Executive Briefings

Survival Strategies for Bio-Pharma Supply Chains

Wayne McDonnell, director of pharma and life sciences advisory with PricewaterhouseCoopers, talks about the core fundamentals of supply-chain capabilities today, as well as PwC's latest "Pharma 2020" report.

Compared with other industries, the life sciences and biotechnology sector has a ways to go before achieving true supply-chain efficiency, according to McDonnell. Challenges include the difficulties of managing supply risk, the high price of resources and assets, and the struggle to strike the right balance between cost and service.

Ten years ago, there wasn't much of a reason for bio-tech companies to focus on supply-chain efficiency, says McDonnell. They were too busy thinking about their core products and systems. Today, however, there is a compelling need for more sophisticated supply-chain capabilities.

The core fundamentals need to be addressed, he says. They include the ability to fashion a strategy that encompasses the end-to-end supply chain, one that understands the inter-dependencies among the various parts of an organization. Companies must know which key performance indicators (KPIs) are best for reporting past performance and making decisions about the future. Also of critical importance is the development of a sales and operations planning (S&OP) process. "That is the seed and foundation for higher-level supply-chain thinking, and execution toward targeted outcomes," says McDonnell.

Bio-tech companies also need to do a better job of collaborating with external partners. "This industry is going to rely more and more on third parties," McDonnell says. They will include providers of services such as distribution, logistics, manufacturing and even sales and marketing. The ability to maintain alliances, and share information easily with third parties, "becomes the new core capability" of bio-tech firms, he says.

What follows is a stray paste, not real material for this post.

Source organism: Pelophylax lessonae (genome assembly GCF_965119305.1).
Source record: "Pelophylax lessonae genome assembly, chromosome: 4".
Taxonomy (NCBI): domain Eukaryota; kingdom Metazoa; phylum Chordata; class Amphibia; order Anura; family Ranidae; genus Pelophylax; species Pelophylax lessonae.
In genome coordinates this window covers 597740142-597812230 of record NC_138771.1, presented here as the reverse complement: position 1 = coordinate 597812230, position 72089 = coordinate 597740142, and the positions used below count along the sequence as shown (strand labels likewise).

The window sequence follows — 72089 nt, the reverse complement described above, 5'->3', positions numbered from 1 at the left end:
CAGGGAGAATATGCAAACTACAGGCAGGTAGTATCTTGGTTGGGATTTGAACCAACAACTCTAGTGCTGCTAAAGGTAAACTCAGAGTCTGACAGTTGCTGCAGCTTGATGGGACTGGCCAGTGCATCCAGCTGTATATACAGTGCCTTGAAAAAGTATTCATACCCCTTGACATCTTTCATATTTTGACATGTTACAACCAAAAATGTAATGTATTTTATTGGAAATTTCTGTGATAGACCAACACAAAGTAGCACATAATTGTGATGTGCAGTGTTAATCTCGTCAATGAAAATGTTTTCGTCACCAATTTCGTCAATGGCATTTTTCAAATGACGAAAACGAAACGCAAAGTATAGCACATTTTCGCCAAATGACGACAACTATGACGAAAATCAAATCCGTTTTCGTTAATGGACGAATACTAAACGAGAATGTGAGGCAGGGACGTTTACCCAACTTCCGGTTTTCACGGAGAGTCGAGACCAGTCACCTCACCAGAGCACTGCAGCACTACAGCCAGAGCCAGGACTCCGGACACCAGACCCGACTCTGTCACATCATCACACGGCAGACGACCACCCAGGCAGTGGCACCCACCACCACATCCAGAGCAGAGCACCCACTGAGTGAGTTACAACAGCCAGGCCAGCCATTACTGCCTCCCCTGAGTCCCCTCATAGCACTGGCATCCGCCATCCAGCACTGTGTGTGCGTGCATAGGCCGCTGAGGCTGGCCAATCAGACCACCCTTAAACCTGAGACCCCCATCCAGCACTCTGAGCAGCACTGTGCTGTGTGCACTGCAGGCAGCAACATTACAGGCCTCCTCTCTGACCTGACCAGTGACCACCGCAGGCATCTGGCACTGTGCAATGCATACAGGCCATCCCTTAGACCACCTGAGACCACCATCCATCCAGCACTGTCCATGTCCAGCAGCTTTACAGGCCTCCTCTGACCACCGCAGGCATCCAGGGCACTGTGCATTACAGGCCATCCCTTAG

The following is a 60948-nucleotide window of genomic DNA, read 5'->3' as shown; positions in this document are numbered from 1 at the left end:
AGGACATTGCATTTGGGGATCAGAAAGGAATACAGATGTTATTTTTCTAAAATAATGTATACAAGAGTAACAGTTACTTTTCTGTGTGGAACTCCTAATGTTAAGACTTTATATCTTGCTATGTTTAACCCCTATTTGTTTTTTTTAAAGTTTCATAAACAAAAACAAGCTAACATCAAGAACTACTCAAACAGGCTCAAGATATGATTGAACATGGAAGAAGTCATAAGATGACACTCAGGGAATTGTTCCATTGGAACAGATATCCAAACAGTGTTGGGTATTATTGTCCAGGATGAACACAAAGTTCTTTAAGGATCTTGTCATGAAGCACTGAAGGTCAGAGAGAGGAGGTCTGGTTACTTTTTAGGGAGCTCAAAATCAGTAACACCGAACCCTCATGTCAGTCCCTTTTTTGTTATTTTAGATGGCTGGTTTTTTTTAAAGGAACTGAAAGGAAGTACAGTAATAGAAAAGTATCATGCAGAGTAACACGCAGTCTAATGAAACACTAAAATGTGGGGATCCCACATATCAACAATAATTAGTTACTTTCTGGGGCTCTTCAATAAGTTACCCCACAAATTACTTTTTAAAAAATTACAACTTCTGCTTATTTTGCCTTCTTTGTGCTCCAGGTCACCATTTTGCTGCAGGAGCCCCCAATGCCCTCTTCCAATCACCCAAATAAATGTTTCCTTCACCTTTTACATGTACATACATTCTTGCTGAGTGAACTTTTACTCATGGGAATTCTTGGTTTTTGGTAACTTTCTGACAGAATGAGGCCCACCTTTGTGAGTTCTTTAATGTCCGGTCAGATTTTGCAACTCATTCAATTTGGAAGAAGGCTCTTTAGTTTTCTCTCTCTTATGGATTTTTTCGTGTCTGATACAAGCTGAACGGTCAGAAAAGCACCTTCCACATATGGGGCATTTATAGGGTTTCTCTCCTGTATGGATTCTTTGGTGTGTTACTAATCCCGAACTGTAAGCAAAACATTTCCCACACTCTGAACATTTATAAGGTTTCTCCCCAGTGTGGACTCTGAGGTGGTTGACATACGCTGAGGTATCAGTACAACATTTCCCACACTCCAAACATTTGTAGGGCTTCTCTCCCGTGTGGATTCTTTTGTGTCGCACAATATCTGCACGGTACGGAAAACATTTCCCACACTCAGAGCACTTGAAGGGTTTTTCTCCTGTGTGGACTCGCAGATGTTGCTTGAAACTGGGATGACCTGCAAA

Key initiatives that supply-chain executives should be pursuing today include the development of an end-to-end strategy, adoption of the proper KPIs, and push for S&OP capability. Emerging markets represent yet another opportunity for future growth, McDonnell says.

To view video in its entirely, click here


Keywords: supply chain, supply chain management, global logistics, third party logistics, logistics management, supply chain solutions, supply chain planning, biotech supply chain, supply chain risk management

Compared with other industries, the life sciences and biotechnology sector has a ways to go before achieving true supply-chain efficiency, according to McDonnell. Challenges include the difficulties of managing supply risk, the high price of resources and assets, and the struggle to strike the right balance between cost and service.

Ten years ago, there wasn't much of a reason for bio-tech companies to focus on supply-chain efficiency, says McDonnell. They were too busy thinking about their core products and systems. Today, however, there is a compelling need for more sophisticated supply-chain capabilities.

The core fundamentals need to be addressed, he says. They include the ability to fashion a strategy that encompasses the end-to-end supply chain, one that understands the inter-dependencies among the various parts of an organization. Companies must know which key performance indicators (KPIs) are best for reporting past performance and making decisions about the future. Also of critical importance is the development of a sales and operations planning (S&OP) process. "That is the seed and foundation for higher-level supply-chain thinking, and execution toward targeted outcomes," says McDonnell.

Bio-tech companies also need to do a better job of collaborating with external partners. "This industry is going to rely more and more on third parties," McDonnell says. They will include providers of services such as distribution, logistics, manufacturing and even sales and marketing. The ability to maintain alliances, and share information easily with third parties, "becomes the new core capability" of bio-tech firms, he says.

Key initiatives that supply-chain executives should be pursuing today include the development of an end-to-end strategy, adoption of the proper KPIs, and push for S&OP capability. Emerging markets represent yet another opportunity for future growth, McDonnell says.

To view video in its entirely, click here


Keywords: supply chain, supply chain management, global logistics, third party logistics, logistics management, supply chain solutions, supply chain planning, biotech supply chain, supply chain risk management